Who’s Responsible for Your Quarterly Plan Success?
“The buck stops here.”
~ Harry S. Truman
By now you’ve probably heard about the importance of making a quarterly plan for your business, and you may well have a beautifully laid-out document ready to implement. You’ve probably asked yourself what assets your business has and examined the best ways to leverage those assets.
So who’s responsible for the success of that quarterly plan?
The quick and obvious answer, of course, is… you! It’s your show. You’re the headliner, because it’s your company after all.
However, the quick and obvious answer isn’t always the best one. Even if you’re a one man/one woman show, you still have to rely on suppliers and retailers and third-party vendors. You may rely on partnerships and media contacts. You’ll rely on the software that powers your computer networks and the code that helps your social media content look its best.
The situation becomes even more complex when you grow enough to have employees. Since it’s almost impossible for one person to know it all, you’ll likely depend on a team member’s expertise in fields like logistics, graphic design and human resource management. So who do you rely on?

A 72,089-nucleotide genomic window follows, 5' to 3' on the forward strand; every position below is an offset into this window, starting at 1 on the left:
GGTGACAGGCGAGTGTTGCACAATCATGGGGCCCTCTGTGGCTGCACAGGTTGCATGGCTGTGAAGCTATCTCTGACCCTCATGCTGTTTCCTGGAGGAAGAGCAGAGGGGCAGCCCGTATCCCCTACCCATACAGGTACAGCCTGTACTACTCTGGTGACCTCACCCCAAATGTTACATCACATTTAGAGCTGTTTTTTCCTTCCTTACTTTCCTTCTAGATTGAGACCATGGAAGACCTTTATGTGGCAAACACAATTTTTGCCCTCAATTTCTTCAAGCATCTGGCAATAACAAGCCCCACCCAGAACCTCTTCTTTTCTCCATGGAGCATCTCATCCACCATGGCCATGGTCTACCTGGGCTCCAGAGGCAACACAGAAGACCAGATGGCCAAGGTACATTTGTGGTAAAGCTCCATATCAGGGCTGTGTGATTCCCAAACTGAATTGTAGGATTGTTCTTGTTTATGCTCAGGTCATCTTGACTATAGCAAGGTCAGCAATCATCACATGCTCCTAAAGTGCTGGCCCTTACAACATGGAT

It’s a big, interconnected world, which means we all rely on somebody. Asking the question is not an admission of failure, but rather a way to examine the production bottlenecks that may impede your future growth. It’s a way of asking ‘what if’ and planning accordingly, which is an essential component of any good business plan.
Is the wholesale firm you’ve been using able to keep up with the needs of your growing company? What will you do if a key employee leaves on short notice or a long time supplier leaves the industry? Can your IT people keep ahead of the technology curve or will you need to outsource? How will new software affect your workflow? What if you have to redesign your production processes due to a vendor changing theirs? These are just a few of the factors you may have to potentially look at.
Another thing to keep in mind is emergency planning. It’s wonderful to imagine that everything will fall into place, but the reality of business is that things seldom go exactly the way we want them to. How will you handle things if a product flops at launch or technical problems unexpectedly arise? Do you have someone you can count on with the experience and skill to handle the situation or will you have to rely on your own resources to turn things around?
A good business plan examines contingencies and takes into account variables that may change. In other words, you not only need a great plan, but you need a great plan B as well. Take a look at your business, and identify the people whom you rely on the most. Remember that every business is ultimately a people business, so take these people into account when you make your business plan.